‘Unacceptably high number’ of venues not enforcing Covid certs, says Donnelly

Compliance by hospitality sector key for restrictions to be avoided, says Taoiseach

Some operators are not enforcing the regulations to ensure that only vaccinated patrons are entering their venues, says Donnelly. Photograph: Tom Honan

Some operators are not enforcing the regulations to ensure that only vaccinated patrons are entering their venues, says Donnelly. Photograph: Tom Honan

 

Minister for Health Stephen Donnelly has warned the live entertainment sector that the Covid-19 vaccination certificate must be used and enforced at venues.

Mr Donnelly said that an “unacceptably high number” of operators are not enforcing the regulations to ensure that only vaccinated patrons are entering their venues.

The Minister said data and surveys of patrons showed that two out of every three pubs and restaurants are “doing the right thing, they are enforcing the rules. However one in three are not.”

Mr Donnelly was speaking during a debate in the Dáil on “Covid-19: Reframing the Challenge, continuing our recovery and reconnecting”.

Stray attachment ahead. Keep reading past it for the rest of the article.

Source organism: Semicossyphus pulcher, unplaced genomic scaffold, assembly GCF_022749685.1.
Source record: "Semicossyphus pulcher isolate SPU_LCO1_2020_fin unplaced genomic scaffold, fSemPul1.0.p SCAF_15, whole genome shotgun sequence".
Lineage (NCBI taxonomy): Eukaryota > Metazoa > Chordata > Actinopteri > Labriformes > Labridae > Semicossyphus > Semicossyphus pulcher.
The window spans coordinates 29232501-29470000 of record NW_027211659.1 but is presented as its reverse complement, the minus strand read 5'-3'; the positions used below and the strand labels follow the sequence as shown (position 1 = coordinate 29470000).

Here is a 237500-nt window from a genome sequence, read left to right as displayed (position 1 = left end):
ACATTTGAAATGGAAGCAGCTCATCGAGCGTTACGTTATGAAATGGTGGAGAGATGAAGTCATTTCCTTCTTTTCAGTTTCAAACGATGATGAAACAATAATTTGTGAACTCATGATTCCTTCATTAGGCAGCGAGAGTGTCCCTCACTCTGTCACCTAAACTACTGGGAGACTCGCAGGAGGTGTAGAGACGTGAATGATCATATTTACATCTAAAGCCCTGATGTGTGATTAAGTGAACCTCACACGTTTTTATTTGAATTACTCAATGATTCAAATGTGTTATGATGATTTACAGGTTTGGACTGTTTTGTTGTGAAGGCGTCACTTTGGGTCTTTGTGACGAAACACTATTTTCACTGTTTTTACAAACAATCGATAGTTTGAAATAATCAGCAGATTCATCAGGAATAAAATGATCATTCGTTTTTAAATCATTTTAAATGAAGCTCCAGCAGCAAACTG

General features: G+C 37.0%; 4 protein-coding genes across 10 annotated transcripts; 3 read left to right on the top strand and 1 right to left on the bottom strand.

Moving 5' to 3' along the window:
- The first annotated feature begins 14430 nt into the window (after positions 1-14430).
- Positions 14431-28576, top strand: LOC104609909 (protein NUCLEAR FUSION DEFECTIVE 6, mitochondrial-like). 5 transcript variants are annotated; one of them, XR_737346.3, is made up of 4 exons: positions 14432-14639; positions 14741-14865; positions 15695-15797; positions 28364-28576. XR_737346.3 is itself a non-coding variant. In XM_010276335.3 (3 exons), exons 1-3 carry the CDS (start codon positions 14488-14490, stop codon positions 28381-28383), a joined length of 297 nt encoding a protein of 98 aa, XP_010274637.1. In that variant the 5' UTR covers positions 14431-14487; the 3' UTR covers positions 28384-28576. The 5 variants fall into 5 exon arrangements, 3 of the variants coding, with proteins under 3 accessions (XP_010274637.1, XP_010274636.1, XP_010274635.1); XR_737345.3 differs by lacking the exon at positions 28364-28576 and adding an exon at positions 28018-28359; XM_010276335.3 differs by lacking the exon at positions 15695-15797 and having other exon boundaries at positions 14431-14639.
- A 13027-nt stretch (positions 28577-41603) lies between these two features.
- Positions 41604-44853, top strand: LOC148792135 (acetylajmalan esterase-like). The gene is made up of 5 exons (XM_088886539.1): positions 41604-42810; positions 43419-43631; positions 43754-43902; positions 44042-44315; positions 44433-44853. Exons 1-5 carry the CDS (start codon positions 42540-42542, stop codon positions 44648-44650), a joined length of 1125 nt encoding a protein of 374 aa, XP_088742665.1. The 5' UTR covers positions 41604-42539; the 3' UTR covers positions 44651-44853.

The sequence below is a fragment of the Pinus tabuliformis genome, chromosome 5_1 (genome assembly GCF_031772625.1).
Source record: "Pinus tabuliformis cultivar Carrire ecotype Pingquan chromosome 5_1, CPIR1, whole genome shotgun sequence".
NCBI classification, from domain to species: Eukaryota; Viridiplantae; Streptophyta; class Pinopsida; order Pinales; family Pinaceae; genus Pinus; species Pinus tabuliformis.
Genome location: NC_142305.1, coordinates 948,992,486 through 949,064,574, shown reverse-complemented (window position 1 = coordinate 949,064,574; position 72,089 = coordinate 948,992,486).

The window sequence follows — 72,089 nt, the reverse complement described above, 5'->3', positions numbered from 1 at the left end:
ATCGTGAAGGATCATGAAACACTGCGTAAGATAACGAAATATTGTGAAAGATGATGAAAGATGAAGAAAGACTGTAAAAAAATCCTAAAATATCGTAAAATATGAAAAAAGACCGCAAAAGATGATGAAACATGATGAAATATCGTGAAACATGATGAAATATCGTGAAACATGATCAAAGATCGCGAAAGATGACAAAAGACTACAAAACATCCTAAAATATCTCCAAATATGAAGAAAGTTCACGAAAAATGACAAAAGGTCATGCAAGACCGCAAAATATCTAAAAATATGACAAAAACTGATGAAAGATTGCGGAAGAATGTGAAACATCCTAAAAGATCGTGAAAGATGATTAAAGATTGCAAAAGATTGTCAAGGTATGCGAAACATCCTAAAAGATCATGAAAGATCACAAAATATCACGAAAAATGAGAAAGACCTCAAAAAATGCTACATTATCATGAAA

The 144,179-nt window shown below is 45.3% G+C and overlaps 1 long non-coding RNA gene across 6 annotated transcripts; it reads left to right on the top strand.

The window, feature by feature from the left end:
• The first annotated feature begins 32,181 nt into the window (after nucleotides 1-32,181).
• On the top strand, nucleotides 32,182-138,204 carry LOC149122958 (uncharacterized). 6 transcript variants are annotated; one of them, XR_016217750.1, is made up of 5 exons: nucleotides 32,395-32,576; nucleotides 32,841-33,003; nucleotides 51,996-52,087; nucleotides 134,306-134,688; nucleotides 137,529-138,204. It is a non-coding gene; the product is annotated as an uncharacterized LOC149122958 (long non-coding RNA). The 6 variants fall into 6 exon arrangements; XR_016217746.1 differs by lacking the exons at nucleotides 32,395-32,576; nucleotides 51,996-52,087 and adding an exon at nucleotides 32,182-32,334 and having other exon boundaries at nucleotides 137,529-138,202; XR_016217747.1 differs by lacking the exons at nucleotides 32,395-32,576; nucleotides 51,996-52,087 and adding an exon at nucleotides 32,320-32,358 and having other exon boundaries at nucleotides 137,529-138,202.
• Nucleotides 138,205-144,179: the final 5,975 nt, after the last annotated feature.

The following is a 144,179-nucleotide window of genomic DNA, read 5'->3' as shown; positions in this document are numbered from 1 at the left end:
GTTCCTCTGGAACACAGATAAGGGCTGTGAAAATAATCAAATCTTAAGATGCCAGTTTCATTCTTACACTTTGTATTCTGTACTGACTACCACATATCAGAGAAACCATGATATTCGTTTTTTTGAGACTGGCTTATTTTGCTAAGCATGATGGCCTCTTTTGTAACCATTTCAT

The debate follows the controversial announcement of the reopening of nightclubs that was marked by confusion and widespread criticism.

Taoiseach Micheál Martin has also said bar operators need to “make sure there is compliance” with Covid regulations if new restrictions are to be avoided.

Speaking in Brussels where is he attending a summit of EU leaders, Mr Martin stressed that both customers and business operators needed to ensure that Covid passes were checked and other regulations were observed.

“The bottom line is this. To avoid any new restrictions coming in, to avoid going back, will demand vigilance on behalf of the people generally - all of us. And therefore when we go to establishments, we should at least as a minimum, insist that the basic standards have been applied,” he said.

Mr Martin said that he had not heard earlier suggestions from Tánaiste Leo Varadkar that private security personnel could have a role in enforcing compliance with rules in pubs and nightclubs.

“I haven’t heard the Tánaiste’s remarks,” Mr Martin said, “but suffice to say my view in terms of compliance is that we have to really work hard, collectively with the sector, to build up compliance in relation to the application with vaccination certificates using all of the agencies”.

He said that environmental health officers “have a role to play... but I think fundamentally the operators need to engage, make sure there is compliance, as well as the public”.

Mr Martin said he was “concerned about the increase in numbers” which would have necessitated another lockdown were it not for the vaccination programme.